Regulation 12 of RIDDOR 2013 requires the responsible person as outlined in regulation 3 to keep a record of any reportable injury, any injury under regulations 4,5 and 6 and any injury which results in the injured person being unable to carry out their normal work for more than 3 days. The record must be kept for 3 years from the date in which it was made, this may be kept in the form of an accident book.

Schedule 1 part 2 of RIDDOR 2013 Provides what the records of accidents and diagnosed disease must include. This includes:

  • Date and time of accident/ diagnosis of disease
  • the person’s full name
  • injury / Diagnosed disease
  • where a worker their occupation
  • where not at work their status
  • The location of the accident
  • A brief description of the circumstances/ nature of disease
  • The date the incident was first notified to the authorities
  • The method used to report the incident

When submitting a RIDDOR you will be able to download a copy of the submission to keep for your records, it is advisable to do so.

WHEN should an incident be reported?

Schedule 1 of RIDDOR 2013 requires the responsible person to notify the relevant authority of the reportable incident by the quickest means and without delay; this is not applicable where a self-employed person is injured at a premises owned or occupied by them. Schedule 1 also requires the responsible person to send a report of the incident within 10 days; this requirement applies to self employed persons alike.

Incidents which result in an over-seven-day incapacitation to work must be reported, this does not include the day of the incident but does include weekends and rest days. The incident must be reported as soon as practicable but must be reported within 15 days of the accident.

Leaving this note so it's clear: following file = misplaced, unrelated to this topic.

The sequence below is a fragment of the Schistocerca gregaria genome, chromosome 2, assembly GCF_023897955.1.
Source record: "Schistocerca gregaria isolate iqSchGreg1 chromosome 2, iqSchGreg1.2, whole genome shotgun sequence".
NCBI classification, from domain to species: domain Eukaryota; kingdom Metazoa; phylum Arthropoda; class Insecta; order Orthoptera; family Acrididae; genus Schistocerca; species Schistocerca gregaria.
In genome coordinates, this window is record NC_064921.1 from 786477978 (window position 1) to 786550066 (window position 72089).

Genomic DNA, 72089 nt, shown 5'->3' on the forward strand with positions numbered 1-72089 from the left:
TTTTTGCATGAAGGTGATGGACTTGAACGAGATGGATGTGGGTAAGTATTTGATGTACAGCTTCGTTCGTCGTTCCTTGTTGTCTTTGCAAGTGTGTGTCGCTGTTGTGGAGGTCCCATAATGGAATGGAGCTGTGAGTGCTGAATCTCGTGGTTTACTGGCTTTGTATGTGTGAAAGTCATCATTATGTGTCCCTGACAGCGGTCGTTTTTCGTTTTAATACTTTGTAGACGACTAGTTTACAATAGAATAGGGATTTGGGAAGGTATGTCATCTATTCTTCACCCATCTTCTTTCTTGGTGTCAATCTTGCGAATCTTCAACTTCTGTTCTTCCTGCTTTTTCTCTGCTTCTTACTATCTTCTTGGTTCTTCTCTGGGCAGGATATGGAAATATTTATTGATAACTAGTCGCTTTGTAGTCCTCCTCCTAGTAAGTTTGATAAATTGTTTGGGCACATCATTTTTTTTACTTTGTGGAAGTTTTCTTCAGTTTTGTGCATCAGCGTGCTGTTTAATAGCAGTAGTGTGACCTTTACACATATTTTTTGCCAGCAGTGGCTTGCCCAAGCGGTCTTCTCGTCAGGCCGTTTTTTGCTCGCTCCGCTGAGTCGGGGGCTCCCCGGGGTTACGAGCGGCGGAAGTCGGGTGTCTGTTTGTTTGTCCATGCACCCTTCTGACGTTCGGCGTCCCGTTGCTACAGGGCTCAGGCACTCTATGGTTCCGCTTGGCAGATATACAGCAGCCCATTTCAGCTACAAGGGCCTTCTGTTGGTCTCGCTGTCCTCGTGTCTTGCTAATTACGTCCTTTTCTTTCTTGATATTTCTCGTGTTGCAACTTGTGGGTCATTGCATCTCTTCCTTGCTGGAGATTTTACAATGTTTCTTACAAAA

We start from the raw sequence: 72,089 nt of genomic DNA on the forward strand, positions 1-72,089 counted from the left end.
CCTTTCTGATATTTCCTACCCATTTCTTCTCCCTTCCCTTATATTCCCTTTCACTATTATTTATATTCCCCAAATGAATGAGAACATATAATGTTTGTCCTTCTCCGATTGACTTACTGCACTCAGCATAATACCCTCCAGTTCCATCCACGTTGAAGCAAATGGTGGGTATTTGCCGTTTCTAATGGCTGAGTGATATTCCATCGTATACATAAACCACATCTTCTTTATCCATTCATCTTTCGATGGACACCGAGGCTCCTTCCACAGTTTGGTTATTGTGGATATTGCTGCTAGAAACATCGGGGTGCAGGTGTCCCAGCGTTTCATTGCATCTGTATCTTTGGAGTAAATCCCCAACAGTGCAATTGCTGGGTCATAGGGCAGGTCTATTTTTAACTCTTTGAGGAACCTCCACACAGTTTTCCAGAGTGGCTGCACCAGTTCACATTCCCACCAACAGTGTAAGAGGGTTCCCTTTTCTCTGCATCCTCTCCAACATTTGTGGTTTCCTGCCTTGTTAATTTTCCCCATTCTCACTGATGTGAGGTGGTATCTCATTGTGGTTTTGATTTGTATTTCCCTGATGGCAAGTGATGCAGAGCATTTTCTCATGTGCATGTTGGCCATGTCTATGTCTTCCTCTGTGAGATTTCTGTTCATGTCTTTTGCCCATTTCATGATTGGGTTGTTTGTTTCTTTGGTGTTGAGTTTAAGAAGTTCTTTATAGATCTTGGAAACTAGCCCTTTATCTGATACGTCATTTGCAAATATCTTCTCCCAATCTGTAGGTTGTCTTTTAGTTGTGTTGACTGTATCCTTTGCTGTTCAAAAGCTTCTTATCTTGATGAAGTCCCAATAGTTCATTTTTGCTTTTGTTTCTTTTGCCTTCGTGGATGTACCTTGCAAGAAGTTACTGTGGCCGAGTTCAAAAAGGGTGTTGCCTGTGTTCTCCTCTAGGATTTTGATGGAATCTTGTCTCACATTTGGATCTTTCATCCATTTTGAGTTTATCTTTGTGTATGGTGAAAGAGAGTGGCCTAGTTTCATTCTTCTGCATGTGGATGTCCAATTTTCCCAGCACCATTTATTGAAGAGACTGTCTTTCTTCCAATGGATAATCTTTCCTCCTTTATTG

Incidents which result in an over-three-day incapacitation of a worker must be recorded as mentioned above but may not reported.

WHERE to report it?

Incidents can be reported online via the Health and Safety Executive website at . Fatal and specified incidents can also be reported by telephone at the incident contact centre on 0345 300 9923 (opening hours Monday to Friday 8.30 am to 5 pm).

WHY should you report?

The purpose of reporting is to warn the relevant authorities that an incident has occurred so that they may review the circumstances and if necessary, attend the scene of the incident. Attendance at the scene may be necessary where the scene of the incident needs to be preserved or when the relevant authority needs to assist in ensuring the relevant health and safety measure are in place to prevent further risk to health and safety.

Failing to report an incident will result in you being guilty of a criminal offence and you may be taken to court. Not knowing proper procedure for RIDDOR is not a defence so, it is important that you comply with the regulations to prevent investigation and prosecution from the Health and Safety executive or other authority.

HOW can I find out more?

Please call THB Solicitors  on 01245 493 959 and ask for our Regulatory Department, email or complete our online form. We would be happy to answer any questions you may have and help you follow your duties under RIDDOR.